Alert: Whooping Crane Shootings & Ten Ways to Help Spring’s Migrating Birds


Urge Action on Whooping Crane Shootings

Whooping Cranes are one of our country’s most majestic birds—and also one of our most endangered. Though the species once ranged throughout the Great Plains and Gulf Coast regions, the Whooping Crane population was decimated by hunting and habitat loss, and only 16 birds remained in 1941.

Today, a major captive-breeding effort has helped the population rebound to nearly 600 individuals. But these birds are still under threat. A mated pair of Whooping Cranes was recently shot at a crawfish pond in Louisiana. Sadly, both have died from their injuries. Still worse, this is not unusual: Nearly one-quarter of all Whooping Crane deaths are caused by illegal shooting.

Whooping Cranes deserve the full protection of the law. Please join us in asking U.S. Fish and Wildlife Law Enforcement personnel to aggressively pursue those responsible for the Louisiana shooting.

Please take action by clicking this link:;jsessionid=82016E6F35092830058A46662F402EF9.app261a?pagename=homepage&page=UserAction&id=127&autologin=true&AddInterest=1041

Top Ten Ways to Help Spring’s Migrating Birds

Help during Migration and Breeding Periods Crucial to 200+ Declining Bird Species

Although spring means new life and hope to many people, billions of birds face the tribulations of a perilous migration followed shortly by breeding and the production of scores of newborn birds that will spend several highly vulnerable weeks as they grow and fledge.

According to Dr. George Fenwick, President of ABC, “Spring is a deadly time for birds for three big reasons. Scientists estimate that 300 million to one billion birds die each year from collisions with buildings, many during arduous migrations in unfamiliar environments. Up to 50 million die from encounters with communication towers and up to six million may die each day from attacks by cats left outdoors. These deaths occur year-round, but many occur during spring and fall migration.”

See for the top ten list.

 Bird Groups Raise Alarms over Wind Industry Installation of Six Giant Wind Turbines in Critical Great Lakes Bird Migration Corridor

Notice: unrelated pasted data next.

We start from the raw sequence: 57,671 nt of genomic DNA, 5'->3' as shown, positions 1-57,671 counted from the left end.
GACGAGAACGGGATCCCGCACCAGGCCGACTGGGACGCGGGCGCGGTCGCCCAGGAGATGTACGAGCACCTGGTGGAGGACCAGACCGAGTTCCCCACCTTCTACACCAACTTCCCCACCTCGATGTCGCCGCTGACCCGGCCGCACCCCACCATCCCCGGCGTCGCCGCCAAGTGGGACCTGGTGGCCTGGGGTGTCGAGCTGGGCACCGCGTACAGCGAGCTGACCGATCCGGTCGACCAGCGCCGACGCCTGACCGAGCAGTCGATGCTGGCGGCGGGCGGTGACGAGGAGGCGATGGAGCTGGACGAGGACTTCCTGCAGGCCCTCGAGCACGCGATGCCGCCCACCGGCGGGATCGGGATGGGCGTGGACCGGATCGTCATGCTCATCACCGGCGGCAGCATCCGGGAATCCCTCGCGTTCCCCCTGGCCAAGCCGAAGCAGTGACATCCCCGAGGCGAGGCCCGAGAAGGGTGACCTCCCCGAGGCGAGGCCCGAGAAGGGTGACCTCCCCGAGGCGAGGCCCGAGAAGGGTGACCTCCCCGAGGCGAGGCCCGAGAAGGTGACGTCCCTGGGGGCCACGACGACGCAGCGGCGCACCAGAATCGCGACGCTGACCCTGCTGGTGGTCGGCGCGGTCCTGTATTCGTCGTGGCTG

American Bird Conservancy (ABC) and Black Swamp Bird Observatory (BSBO) charge that migrating and federally protected birds, including an active Bald Eagle nest, will be threatened by an Ohio wind development currently under construction. The concern was raised in a letter ( sent to federal officials. See for more details.

Birding’s “Biggest Week” Announces Partnership with American Bird Conservancy 

The annual birding festival known as The Biggest Week in American Birding (“Biggest Week”) will this year feature a suggested $10-per-person donation to help create a habitat corridor in a key wintering area in Nicaragua for the rapidly declining Golden-winged Warbler.  Celebrating its fifth year, the Biggest Week will take place in northwest Ohio from May 6 to 15 and is hosted and organized by Black Swamp Bird Observatory (BSBO). The “Save the Golden-Wing” project will benefit one of the fastest declining songbird species in North America. Estimates are that since 1966, the Golden-winged Warbler has lost about 76 percent of its total population. BSBO’s long-term migratory bird research in northwest Ohio reflects this decline, as well.

The project will aid not only the Golden-winged Warbler but also other priority migrants and North American songbirds, such as the Wood Thrush, that overwinter close to El Jaguar, Nicaragua. Donations to the Save the Golden-Wing project will provide native shade tree saplings to Nicaraguan coffee farmers in conjunction with a community outreach program that focuses on both improving bird habitat and stabilizing watersheds for sustainable farming. The project aims to serve as a model for programs elsewhere in Nicaragua and in nearby Honduras.

New Study: “Remarkable” Deterioration in Memory Functions of Seniors Infected by Common Parasite Found in Free-roaming Cats

A new study ( published in the scientific journal Brain, Behavior, and Immunity documents what scientists describe as “remarkable” working memory performance reductions in seniors 65 and older that test positive for infection by the parasite Toxoplasma gondii. The parasite is believed to infect about one-third of the world’s population. For more details see

‘Lights Out’ seeks to stem bird carnage caused by city skylines

“Follow the Frog” Fun Video Promotes Rainforest Alliance Product Certification

US Forest Service Mobilizes to Save Cavity Birds

Partners Launch “Celebrate Delaware Bay Network”


Steve Holmer
Senior Policy Advisor
American Bird Conservancy &
Director, Bird Conservation Alliance

Conservation, Take ActionPermalink

Comments are closed.